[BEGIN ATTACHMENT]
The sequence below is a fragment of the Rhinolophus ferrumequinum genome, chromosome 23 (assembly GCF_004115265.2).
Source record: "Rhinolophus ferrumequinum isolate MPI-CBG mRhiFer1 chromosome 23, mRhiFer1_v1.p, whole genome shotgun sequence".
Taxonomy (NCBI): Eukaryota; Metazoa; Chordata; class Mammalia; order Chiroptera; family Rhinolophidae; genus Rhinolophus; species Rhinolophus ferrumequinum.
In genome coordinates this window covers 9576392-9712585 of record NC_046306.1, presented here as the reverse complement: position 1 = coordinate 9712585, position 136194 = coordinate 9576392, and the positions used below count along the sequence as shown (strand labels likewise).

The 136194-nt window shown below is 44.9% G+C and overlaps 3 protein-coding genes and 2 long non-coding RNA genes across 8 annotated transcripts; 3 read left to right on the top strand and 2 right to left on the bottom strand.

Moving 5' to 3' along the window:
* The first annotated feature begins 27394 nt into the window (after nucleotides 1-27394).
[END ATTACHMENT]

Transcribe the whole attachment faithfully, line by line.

The sequence below is a fragment of the Rhinolophus ferrumequinum genome, chromosome 23 (assembly GCF_004115265.2).
Source record: "Rhinolophus ferrumequinum isolate MPI-CBG mRhiFer1 chromosome 23, mRhiFer1_v1.p, whole genome shotgun sequence".
Taxonomy (NCBI): Eukaryota; Metazoa; Chordata; class Mammalia; order Chiroptera; family Rhinolophidae; genus Rhinolophus; species Rhinolophus ferrumequinum.
In genome coordinates this window covers 9576392-9712585 of record NC_046306.1, presented here as the reverse complement: position 1 = coordinate 9712585, position 136194 = coordinate 9576392, and the positions used below count along the sequence as shown (strand labels likewise).

The 136194-nt window shown below is 44.9% G+C and overlaps 3 protein-coding genes and 2 long non-coding RNA genes across 8 annotated transcripts; 3 read left to right on the top strand and 2 right to left on the bottom strand.

Moving 5' to 3' along the window:
* The first annotated feature begins 27394 nt into the window (after nucleotides 1-27394).